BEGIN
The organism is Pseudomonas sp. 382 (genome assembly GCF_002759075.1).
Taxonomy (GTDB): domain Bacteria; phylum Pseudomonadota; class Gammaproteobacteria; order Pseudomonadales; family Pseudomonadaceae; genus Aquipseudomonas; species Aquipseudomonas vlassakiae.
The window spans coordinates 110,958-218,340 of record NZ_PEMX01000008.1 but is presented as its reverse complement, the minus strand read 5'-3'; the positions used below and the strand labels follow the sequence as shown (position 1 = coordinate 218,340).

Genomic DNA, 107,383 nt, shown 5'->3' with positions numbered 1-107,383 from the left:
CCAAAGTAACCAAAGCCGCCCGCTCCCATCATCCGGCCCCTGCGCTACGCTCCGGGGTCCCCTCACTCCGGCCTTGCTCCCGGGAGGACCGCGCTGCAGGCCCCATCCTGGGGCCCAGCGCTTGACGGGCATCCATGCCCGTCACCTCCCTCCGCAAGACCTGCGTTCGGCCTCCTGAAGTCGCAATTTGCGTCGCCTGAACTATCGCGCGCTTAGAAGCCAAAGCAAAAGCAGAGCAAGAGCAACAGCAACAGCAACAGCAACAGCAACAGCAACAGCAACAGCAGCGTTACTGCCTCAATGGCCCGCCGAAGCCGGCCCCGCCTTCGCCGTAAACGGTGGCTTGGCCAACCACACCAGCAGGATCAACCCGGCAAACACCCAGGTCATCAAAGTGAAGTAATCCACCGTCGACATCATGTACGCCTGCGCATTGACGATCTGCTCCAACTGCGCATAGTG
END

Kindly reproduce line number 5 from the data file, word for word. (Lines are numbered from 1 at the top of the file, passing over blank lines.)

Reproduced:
CCAAAGTAACCAAAGCCGCCCGCTCCCATCATCCGGCCCCTGCGCTACGCTCCGGGGTCCCCTCACTCCGGCCTTGCTCCCGGGAGGACCGCGCTGCAGGCCCCATCCTGGGGCCCAGCGCTTGACGGGCATCCATGCCCGTCACCTCCCTCCGCAAGACCTGCGTTCGGCCTCCTGAAGTCGCAATTTGCGTCGCCTGAACTATCGCGCGCTTAGAAGCCAAAGCAAAAGCAGAGCAAGAGCAACAGCAACAGCAACAGCAACAGCAACAGCAACAGCAACAGCAGCGTTACTGCCTCAATGGCCCGCCGAAGCCGGCCCCGCCTTCGCCGTAAACGGTGGCTTGGCCAACCACACCAGCAGGATCAACCCGGCAAACACCCAGGTCATCAAAGTGAAGTAATCCACCGTCGACATCATGTACGCCTGCGCATTGACGATCTGCTCCAACTGCGCATAGTG